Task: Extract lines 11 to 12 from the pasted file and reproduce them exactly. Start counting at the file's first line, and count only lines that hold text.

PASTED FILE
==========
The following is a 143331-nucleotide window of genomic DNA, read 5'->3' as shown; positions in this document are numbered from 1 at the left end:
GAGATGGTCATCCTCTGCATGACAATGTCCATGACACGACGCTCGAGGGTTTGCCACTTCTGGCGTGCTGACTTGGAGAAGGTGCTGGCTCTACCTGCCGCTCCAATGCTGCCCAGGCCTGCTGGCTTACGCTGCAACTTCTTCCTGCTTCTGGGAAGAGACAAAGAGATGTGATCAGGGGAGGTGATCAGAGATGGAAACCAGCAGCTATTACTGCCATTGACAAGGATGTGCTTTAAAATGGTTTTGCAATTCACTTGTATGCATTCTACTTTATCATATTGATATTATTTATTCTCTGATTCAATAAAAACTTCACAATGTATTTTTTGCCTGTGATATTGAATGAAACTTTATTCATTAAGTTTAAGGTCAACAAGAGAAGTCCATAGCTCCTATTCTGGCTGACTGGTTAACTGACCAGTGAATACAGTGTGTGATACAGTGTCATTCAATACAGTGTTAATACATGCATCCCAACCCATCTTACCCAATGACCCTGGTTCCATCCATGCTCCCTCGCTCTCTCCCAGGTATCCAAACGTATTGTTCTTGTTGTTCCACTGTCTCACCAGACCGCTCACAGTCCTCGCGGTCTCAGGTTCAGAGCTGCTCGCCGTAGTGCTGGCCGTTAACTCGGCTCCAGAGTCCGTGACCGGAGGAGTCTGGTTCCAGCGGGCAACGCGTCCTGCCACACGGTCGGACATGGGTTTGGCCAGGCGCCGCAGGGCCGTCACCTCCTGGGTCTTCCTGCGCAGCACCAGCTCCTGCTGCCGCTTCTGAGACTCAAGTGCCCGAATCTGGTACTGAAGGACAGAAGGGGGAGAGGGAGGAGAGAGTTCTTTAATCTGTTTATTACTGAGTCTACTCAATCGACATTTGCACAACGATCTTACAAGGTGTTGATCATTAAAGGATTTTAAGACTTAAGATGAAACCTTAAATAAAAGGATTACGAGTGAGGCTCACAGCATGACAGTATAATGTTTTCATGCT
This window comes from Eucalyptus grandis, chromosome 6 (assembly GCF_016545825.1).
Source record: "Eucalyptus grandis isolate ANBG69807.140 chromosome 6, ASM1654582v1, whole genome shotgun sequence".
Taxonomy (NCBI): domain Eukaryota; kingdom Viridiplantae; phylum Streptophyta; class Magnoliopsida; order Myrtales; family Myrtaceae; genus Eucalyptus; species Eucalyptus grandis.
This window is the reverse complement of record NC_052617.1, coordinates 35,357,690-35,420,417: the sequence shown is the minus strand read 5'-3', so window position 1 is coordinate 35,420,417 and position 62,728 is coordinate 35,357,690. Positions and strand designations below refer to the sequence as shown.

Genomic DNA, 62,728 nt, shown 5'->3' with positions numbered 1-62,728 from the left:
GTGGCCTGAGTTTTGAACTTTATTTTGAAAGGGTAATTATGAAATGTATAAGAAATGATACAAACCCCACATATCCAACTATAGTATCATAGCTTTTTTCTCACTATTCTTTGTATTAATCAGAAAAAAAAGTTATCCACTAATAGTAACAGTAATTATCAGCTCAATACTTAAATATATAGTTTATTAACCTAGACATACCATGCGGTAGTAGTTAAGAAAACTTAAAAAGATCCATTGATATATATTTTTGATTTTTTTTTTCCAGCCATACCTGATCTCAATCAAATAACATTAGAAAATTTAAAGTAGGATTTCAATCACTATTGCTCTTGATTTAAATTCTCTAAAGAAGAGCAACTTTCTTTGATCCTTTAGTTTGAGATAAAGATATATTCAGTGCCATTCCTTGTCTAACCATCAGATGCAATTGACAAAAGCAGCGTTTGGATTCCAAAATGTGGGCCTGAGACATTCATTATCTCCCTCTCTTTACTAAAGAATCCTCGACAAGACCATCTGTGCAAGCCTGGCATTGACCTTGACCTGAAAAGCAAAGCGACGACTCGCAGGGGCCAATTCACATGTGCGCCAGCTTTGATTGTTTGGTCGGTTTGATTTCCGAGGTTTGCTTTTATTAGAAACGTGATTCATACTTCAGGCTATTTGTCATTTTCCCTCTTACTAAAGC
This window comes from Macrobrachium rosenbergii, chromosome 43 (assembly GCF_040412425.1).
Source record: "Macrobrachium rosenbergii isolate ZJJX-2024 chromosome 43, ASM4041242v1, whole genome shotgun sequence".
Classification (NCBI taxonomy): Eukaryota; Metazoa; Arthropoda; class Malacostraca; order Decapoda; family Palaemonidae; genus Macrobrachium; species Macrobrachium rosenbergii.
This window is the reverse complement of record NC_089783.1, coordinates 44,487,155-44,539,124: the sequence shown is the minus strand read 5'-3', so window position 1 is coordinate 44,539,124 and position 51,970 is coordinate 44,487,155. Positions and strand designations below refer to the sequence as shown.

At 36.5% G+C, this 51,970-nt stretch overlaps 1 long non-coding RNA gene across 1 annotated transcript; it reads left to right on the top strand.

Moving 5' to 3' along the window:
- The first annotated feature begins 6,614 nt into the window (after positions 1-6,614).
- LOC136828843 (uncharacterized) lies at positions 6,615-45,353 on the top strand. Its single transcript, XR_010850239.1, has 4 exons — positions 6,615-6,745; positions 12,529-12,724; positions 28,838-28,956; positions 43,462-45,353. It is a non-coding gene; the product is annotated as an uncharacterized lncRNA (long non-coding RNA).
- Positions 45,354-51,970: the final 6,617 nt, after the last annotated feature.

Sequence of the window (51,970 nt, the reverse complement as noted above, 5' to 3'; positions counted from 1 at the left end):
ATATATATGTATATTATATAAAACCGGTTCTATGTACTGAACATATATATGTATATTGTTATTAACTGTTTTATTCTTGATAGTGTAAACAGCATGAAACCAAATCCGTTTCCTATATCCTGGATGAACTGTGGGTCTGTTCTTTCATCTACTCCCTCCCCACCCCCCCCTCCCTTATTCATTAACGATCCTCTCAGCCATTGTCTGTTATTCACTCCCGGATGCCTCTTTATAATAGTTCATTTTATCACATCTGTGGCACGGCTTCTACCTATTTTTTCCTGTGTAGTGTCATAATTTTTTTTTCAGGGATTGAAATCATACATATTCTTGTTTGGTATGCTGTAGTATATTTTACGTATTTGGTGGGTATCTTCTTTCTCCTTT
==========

Classification (NCBI taxonomy): Eukaryota; Metazoa; Arthropoda; class Malacostraca; order Decapoda; family Palaemonidae; genus Macrobrachium; species Macrobrachium rosenbergii.
This window is the reverse complement of record NC_089783.1, coordinates 44,487,155-44,539,124: the sequence shown is the minus strand read 5'-3', so window position 1 is coordinate 44,539,124 and position 51,970 is coordinate 44,487,155. Positions and strand designations below refer to the sequence as shown.